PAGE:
City: Asheville, NC
Style: American porter
The verdict: Two porters next to each other on a list of Christmas beers, what are the odds? The brewery says it was made with “caramelized ginger, vanilla beans, toasted cinnamon, pureed raisins and molasses,” and perhaps that crazy ingredient list is why the final product came off so differently to each individual taster. To some, it was the cinnamon that popped big, making it seem not too far off from something we might have had in our pumpkin beer blind tasting. To others, it was more of a peppery spice. Still others noted cocoa, ginger or a hint of smokiness. Props, however, to the taster whose sheet actually says “dark cookie beer,” hitting the nail right on the head. Regardless, it was universally enjoyed.
City: Portland, OR
Style: American IPA/”winter ale”
The verdict: The “winter ale” label could very well mislead you on a can of Abominable (and we love this can design, by the way), because the first whiff of this beer lets you know that it definitely exists somewhere on the IPA spectrum—or maybe this is just how they do winter warmers out in Portland. One taster compared it to an imperial version of Sierra Nevada Celebration, and that’s really not a bad extrapolation—it’s big on piney, resinous and citrus hops while also bringing an assertive shot of toffee and booze and very dark, rich caramel into play. We’re not at all sold on the term “India red ale” as a separate style, but this beer could easily fit into that mold, and be a superior example of it.
City: Avondale Estates, GA
Style: Imperial brown ale
The verdict: Wild Heaven’s Ode to Mercy is a coffee-infused imperial brown ale, although even in its base form that coffee character is significantly more subtle than in most coffee beers. The “special winter” variant adds bourbon-soaked oak chips, which has a twofold effect, smoothing out the coffee flavors a bit more while adding the sought-after barrel characteristics and vanillins. The coffee is still there, if you’re able to identify the flavor—it comes off as more spicy than most coffees, with a bit of that “bell pepper” quality that some coffee beers have depending on the roast. One taster’s notes remark that the rounded, rich maltiness and relative lack of hops reminded him of a scotch ale with coffee. Which makes us wonder, has anyone made a scotch ale with coffee?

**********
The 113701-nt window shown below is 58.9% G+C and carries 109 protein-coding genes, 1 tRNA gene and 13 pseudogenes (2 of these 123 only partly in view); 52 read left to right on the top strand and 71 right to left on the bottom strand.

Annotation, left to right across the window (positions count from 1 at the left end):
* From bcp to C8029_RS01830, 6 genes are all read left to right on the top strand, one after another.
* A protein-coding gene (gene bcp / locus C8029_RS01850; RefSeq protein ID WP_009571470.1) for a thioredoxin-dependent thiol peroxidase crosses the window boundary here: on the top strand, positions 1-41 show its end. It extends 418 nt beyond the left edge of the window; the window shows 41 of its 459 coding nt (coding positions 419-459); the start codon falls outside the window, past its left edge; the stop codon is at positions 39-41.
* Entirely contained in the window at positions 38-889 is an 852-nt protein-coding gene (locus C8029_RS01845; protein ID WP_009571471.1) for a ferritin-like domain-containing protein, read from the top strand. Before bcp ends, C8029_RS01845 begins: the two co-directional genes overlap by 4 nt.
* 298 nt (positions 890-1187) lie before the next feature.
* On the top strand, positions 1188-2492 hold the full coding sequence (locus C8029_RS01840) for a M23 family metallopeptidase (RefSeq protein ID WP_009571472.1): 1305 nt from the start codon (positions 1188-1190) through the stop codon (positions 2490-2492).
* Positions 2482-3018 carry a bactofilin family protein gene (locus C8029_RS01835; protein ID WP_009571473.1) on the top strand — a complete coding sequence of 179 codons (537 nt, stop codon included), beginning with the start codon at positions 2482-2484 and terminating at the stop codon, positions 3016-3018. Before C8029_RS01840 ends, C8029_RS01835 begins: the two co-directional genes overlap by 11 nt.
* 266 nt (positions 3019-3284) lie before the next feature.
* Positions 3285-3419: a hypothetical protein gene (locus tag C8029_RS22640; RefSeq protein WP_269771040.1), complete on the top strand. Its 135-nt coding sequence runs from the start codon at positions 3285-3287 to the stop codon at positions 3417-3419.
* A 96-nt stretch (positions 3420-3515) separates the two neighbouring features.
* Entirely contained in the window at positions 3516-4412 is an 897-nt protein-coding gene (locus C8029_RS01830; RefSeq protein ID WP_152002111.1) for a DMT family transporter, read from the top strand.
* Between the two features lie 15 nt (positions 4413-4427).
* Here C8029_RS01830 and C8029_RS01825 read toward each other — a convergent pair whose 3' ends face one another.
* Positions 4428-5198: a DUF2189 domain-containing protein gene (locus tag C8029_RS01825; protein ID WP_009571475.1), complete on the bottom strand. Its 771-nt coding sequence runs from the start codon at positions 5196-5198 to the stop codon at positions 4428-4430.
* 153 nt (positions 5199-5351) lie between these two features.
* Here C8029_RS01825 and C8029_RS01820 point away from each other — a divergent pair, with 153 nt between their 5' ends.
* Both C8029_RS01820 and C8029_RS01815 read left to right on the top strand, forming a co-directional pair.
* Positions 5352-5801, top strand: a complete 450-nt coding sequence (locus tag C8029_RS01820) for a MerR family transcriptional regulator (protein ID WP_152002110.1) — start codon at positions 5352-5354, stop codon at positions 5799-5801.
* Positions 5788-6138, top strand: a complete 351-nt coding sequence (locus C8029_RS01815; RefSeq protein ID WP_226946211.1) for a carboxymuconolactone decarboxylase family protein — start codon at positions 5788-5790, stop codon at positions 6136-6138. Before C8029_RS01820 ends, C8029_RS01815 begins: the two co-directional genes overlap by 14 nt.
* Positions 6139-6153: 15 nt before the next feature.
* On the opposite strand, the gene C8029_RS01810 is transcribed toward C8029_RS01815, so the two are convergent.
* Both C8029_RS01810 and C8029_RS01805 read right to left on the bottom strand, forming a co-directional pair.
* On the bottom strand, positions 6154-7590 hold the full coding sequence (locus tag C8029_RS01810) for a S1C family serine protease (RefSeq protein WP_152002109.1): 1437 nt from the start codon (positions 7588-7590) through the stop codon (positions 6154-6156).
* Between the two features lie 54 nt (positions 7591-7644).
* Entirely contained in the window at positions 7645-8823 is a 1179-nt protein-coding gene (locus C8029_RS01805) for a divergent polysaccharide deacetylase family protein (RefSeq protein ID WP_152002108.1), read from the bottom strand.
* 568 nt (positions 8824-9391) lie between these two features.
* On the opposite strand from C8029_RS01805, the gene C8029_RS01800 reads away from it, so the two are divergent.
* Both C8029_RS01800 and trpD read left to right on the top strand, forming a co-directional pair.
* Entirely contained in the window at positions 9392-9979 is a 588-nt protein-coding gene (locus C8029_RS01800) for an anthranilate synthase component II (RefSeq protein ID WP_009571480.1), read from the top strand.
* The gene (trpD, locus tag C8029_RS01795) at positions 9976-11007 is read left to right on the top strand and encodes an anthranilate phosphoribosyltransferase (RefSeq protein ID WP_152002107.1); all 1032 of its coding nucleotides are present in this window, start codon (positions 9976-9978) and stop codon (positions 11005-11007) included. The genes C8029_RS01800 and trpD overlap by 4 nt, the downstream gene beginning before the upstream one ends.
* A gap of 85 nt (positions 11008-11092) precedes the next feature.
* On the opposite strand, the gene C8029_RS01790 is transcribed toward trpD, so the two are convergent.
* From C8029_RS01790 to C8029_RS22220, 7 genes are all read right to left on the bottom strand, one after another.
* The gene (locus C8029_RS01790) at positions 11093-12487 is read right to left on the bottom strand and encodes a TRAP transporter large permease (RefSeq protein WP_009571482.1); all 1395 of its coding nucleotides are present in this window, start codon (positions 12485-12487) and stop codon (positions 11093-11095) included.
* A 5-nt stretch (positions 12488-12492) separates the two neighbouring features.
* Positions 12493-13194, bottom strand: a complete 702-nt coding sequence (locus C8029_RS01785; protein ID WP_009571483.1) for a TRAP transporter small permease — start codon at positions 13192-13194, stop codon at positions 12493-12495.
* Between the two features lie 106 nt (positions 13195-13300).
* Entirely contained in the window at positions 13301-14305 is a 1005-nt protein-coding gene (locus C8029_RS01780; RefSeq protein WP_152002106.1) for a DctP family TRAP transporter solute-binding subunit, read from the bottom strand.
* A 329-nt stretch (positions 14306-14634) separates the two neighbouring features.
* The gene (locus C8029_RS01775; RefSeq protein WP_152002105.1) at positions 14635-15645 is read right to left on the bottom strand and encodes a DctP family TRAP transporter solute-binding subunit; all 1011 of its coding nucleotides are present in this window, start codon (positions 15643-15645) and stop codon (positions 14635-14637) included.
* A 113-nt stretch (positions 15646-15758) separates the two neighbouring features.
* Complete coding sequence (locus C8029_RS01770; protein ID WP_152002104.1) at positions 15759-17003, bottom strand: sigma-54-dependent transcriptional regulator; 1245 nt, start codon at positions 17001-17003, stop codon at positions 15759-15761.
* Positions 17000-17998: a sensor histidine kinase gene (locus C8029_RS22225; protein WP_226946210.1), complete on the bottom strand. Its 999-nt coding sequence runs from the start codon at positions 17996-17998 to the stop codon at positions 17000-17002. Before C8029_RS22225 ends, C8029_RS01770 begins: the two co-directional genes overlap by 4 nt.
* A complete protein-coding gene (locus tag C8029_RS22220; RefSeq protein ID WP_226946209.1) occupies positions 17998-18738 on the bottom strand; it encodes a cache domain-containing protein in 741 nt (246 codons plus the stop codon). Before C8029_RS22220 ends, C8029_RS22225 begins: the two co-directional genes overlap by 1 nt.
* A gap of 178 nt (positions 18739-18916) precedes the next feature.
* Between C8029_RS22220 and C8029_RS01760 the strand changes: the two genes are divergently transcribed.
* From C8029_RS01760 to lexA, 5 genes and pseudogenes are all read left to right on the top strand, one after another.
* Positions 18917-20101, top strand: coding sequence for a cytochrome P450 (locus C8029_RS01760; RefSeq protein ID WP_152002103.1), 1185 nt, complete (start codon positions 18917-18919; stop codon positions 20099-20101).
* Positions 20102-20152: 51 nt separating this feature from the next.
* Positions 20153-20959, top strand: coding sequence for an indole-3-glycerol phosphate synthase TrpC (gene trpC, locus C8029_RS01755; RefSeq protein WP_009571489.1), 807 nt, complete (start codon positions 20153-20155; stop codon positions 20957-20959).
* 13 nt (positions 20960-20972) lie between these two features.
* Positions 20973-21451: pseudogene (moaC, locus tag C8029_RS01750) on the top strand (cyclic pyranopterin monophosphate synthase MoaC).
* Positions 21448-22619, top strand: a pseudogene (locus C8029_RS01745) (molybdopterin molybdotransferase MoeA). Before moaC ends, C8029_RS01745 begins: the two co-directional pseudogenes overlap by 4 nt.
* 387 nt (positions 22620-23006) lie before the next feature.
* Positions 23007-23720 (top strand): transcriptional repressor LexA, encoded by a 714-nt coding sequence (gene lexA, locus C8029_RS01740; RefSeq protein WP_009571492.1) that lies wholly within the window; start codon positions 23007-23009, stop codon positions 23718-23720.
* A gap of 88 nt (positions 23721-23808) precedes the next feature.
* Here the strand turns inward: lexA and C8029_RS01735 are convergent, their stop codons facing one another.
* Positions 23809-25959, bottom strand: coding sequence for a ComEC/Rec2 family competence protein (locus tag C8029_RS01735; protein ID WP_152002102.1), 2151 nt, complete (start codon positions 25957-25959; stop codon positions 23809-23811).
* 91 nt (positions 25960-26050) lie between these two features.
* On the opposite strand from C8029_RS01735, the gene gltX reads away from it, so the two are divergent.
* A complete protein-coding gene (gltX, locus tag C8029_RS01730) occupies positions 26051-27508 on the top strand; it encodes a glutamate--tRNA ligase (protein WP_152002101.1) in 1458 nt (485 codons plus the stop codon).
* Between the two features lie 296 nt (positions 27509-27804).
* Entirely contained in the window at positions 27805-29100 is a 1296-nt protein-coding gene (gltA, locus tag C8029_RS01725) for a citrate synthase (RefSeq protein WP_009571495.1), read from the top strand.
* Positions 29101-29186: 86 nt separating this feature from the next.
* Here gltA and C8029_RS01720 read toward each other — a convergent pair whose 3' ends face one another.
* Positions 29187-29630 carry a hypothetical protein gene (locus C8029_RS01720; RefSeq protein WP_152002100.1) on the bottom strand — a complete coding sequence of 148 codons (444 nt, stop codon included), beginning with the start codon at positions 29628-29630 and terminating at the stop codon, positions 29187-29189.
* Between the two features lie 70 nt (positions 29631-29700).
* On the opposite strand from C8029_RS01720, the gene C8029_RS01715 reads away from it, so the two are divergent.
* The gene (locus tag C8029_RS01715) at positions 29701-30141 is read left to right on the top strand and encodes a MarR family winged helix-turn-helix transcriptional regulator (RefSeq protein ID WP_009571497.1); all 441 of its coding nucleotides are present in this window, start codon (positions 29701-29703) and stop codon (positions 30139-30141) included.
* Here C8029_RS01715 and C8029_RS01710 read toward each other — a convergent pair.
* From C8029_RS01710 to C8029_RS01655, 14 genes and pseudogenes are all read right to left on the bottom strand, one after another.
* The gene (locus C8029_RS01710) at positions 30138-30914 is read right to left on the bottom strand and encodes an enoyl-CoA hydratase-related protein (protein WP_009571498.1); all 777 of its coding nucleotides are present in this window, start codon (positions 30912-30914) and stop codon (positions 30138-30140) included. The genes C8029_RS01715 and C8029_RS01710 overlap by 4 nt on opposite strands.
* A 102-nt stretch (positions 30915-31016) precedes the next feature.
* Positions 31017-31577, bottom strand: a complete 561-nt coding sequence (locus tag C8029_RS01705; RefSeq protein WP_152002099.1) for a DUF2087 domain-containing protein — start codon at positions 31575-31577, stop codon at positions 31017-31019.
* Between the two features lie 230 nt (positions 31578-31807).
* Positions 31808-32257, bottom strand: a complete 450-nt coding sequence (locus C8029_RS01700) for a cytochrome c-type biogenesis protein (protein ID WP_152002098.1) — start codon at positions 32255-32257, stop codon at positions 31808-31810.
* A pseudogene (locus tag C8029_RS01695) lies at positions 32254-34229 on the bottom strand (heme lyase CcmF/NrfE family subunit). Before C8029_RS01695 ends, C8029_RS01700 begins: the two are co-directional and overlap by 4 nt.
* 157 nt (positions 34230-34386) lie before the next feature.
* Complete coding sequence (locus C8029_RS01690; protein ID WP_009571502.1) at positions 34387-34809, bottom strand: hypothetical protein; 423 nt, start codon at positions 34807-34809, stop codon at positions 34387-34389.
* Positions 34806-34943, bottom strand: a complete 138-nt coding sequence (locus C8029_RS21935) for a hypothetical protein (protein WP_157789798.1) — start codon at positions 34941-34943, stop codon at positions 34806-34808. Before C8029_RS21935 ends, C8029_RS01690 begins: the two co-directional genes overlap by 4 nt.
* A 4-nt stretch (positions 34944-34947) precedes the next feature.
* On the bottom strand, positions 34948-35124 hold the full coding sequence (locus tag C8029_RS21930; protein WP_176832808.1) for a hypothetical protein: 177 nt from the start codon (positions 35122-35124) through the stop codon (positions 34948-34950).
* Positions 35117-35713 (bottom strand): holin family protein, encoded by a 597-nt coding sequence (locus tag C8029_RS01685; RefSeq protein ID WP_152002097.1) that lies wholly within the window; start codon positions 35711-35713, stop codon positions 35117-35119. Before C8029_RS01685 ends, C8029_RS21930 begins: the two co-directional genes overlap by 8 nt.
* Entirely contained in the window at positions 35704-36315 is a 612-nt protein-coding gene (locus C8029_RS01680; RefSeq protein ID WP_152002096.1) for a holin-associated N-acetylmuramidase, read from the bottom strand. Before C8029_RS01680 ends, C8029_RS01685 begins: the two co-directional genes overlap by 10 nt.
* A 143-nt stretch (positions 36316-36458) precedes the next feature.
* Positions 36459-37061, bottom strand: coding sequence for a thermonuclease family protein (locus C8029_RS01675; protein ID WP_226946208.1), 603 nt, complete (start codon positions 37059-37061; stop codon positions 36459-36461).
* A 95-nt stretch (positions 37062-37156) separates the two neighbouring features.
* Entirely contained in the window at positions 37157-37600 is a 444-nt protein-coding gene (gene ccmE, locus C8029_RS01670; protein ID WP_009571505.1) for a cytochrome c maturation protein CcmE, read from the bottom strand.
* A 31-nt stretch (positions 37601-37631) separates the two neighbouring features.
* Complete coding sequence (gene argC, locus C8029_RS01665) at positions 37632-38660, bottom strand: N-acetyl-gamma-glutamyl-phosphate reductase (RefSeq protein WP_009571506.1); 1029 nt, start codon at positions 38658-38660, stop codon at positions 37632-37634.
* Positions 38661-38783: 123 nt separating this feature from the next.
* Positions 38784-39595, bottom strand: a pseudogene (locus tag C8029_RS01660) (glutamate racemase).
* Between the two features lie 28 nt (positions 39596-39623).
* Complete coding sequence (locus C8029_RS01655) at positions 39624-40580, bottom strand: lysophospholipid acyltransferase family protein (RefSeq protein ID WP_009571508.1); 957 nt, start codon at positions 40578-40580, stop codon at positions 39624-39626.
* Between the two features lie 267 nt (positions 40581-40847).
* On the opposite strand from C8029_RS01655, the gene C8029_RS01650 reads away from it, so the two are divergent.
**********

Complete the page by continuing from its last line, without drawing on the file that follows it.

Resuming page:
City: Houston, TX
Style: Winter warmer
The verdict: When an American brewery makes a beer and calls it their “Christmas ale,” it usually tastes quite a lot like Karbach’s Yule Shoot Your Eye Out, but this example is better than most. Compared to some of the other spiced beers on the table during its session, the spices were simply better integrated and less in-your-face, with definite notes of ginger and cinnamon in particular, and every taster knew exactly what style of beer they were drinking. This particular Christmas ale also incorporates cocoa nibs, which adds just a hint of darker, richer baker’s chocolate. Of course, if we awarded points for A Christmas Story references, this would be our #1 brew of the year.
City: San Francisco, CA
Style: Winter warmer
The verdict: This winter warmer from 21st Amendment always seems to be a perennial fixture in these rankings, often hovering somewhere on the periphery. This year, tasters fixated on the base beer underneath, which seems like an English “old ale” in its richness and dark fruit flavors, along with a hint of roast. Spices are in good balance, with a typical mixture of allspice, cinnamon, nutmeg and ginger. It’s a description that sounds like most other good Christmas ales, but it’s simply a well-executed version of that style.
City: Vorchdorf, Austria
The verdict: Samichlaus is a historic remnant of an earlier age in the craft brewing movement, a one-time holder of the “strongest beer in the world” title and still prized by fans of huge, malty German lagers. The alcohol is undoubtedly a challenge in drinking it—you really can’t deny that—making it taste more like port wine than beer at times. But once your palate acclimatizes, it becomes a heavenly beer for drinkers who love those massively malty, toasty, bready, toffee-like, dark fruity flavors, with waves of stewed fruitiness that evokes plums, grape and berries. It’s a pure expression of the sugars one can extract from malted barley, a love-it-or-hate-it selection that takes a strong constitution to really explore to the fullest. In the right mood, and in the right setting, it’s still a beer that could blow someone’s mind.
City: Halethorpe, MD
Style: Rum barrel-aged weizenbock
The verdict: Another Christmas seasonal with a recipe that changes every year (albeit always rum barrel-aged), Heavy Seas comes at us this year with a unique selection; a rum-infused weizenbock, which I can’t personally say I’ve ever had before. It’s a big, flavorful, weighty beer with expressive banana flavors, and a toasty breadiness that reminds one of a small loaf of German dark rye. Chasing that is a bit of booze, but for a barrel-aged beer at 9% ABV, this thing is hiding its alcohol content quite adeptly. Other tasters cited things such as “dried fig aroma” and “big Christmas sipper” in their notes. Its final placement was no doubt helped by Paste editor Josh Jackson, whose taste for the banana esters of German hefe yeast is well-documented at this point.
City: Hershey, PA